Let it be known that Dave himself – given the time period – was a bit of an oddball in that he routinely jogged to his store even though he owned a car. Clad in a navy blue Adidas tracksuit, I’d often observe him trotting past our house. Keep in mind this was the late ‘60s and early ‘70s, just before the fitness craze for adults took off with the prodding, no doubt, of advertisements for ParticipACTION which shamefully admonished us all that the average 60-year-old Swede was in better shape than his 30-year-old Canadian counterpart.

One day my grandfather looked out our living room window and spotted Dave huffing and puffing en route to his store on a frightfully frigid February day and Pop mumbled how Dave must be nuttier than a Snickers bar. Only people who couldn’t afford cars travelled via foot, after all. Not long after making this observation, my grandfather would die of a massive heart attack, just three months into his retirement. What was left of my family packed up and moved to Newfoundland in August, 1975, which was the last time I set foot in Dave’s Variety.

Recently – for the first time in almost four decades – I returned to my old neighbourhood; specifically, to that little 10-store strip mall that once housed Dave’s Variety. The nearby BP gas station is now a Husky and the Fina station is a Petro-Canada. The above-store apartment unit where my good friend Clinton lived is now a massage parlour. A major arterial route, the Allen Road, slices through the grassy hills that I used to slide down on pieces of discarded cardboard. The bungalow I grew up in is still there, but the two enormous evergreens have been chopped down. Dave’s Variety is long gone, too; in its place is a payday loan joint.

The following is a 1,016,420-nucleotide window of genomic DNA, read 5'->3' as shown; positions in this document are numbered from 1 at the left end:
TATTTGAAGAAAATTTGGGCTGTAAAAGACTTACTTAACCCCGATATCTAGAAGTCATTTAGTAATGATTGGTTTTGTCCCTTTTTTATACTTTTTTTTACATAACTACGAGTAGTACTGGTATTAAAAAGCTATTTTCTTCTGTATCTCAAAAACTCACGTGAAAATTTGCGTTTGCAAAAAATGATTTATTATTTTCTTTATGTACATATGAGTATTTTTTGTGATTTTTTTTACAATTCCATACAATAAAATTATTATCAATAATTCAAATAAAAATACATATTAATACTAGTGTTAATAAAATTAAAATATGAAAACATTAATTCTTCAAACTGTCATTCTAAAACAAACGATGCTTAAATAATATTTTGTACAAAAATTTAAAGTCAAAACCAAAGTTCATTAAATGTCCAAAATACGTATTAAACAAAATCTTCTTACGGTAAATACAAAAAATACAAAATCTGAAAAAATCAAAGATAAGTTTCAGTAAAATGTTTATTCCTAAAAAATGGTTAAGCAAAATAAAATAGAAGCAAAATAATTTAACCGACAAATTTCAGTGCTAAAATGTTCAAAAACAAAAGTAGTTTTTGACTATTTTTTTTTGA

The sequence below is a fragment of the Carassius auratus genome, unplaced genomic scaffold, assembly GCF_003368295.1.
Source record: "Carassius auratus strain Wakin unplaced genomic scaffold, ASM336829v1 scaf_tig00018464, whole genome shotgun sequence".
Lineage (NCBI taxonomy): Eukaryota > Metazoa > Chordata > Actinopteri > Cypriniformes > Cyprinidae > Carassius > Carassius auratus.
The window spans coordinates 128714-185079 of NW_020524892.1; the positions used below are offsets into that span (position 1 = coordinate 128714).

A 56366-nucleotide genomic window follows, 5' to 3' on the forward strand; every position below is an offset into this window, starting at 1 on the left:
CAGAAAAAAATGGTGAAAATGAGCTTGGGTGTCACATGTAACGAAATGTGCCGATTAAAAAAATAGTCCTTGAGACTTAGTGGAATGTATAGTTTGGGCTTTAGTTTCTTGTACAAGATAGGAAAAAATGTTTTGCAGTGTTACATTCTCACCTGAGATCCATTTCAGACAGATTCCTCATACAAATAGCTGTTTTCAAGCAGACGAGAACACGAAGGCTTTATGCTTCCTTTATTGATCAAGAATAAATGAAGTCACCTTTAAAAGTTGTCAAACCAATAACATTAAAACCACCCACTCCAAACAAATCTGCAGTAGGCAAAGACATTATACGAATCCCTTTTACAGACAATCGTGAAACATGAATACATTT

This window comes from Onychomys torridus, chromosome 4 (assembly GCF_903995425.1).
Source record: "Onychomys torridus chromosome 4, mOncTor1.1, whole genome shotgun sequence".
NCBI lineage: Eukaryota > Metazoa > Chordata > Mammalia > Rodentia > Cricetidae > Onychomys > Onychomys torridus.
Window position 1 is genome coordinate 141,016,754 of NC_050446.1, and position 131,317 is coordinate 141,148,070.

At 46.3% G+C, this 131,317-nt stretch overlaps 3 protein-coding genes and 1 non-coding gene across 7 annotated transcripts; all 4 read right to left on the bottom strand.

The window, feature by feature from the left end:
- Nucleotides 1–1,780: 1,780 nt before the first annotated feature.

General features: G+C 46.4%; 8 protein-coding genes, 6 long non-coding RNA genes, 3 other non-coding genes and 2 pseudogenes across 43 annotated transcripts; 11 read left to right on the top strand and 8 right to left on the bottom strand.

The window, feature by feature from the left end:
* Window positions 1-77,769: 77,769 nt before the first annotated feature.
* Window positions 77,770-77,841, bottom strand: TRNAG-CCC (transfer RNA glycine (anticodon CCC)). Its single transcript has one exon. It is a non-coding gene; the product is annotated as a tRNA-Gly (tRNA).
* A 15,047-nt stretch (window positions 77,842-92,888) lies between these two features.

I was actually somewhat disheartened to discover Dave’s no longer existed. For it was only upon returning to this patch of nondescript real estate did it dawn on me that Dave’s Variety was really far more than just a convenience store. Rather, it really was a cherished childhood destination. Even if I didn’t quite realize it at the time, Dave’s Variety existed as a friendly harbour away from home. And even though there’s no shortage of such stores today, for some odd reason I found myself as an adult in 2012 impossibly longing to visit Dave’s Variety one last time.

As the sun began to set, I remained rooted in the small plaza’s parking lot, even though I had no business with any of the shops there. I closed my eyes, and in my imagination, Dave’s Variety was still a viable business. I was eating a Cadbury Bar Six and washing it down with Tahiti Treat and reading the latest issue of Daredevil. Dave was yet again employing the hard sell, which he did whenever a new candy bar debuted. As usual, he was praising the treat as being “the best bar known to mankind!” – until the next new candy bar came along, of course.

It all felt so astonishingly real that I briefly thought that when I opened my eyes, everything would indeed still be there again: the hills, the evergreens, and of course, Dave’s Variety – all those bits and pieces of that certain summer, that endless summer.

Of course, when I finally did reopen my eyes, everything that was part and parcel of my childhood was still long gone — Dave’s Variety included. But the memories… well, the memories remain.

Thanks, Dave – wherever you are.

Greek Far Right Politician Attacks Two Women on Live TV

Published: Thursday, 7 Jun 2012 | 6:15 AM ET

By: Matthew West
Associate Editor, CNBC

Tensions ahead of fresh elections in Greece on June 17 spilled over in a televised political debate on Thursday when a spokesman for the far right Golden Dawn party physically attacked two female members of parliament from opposing political parties throwing water at one and punches at another.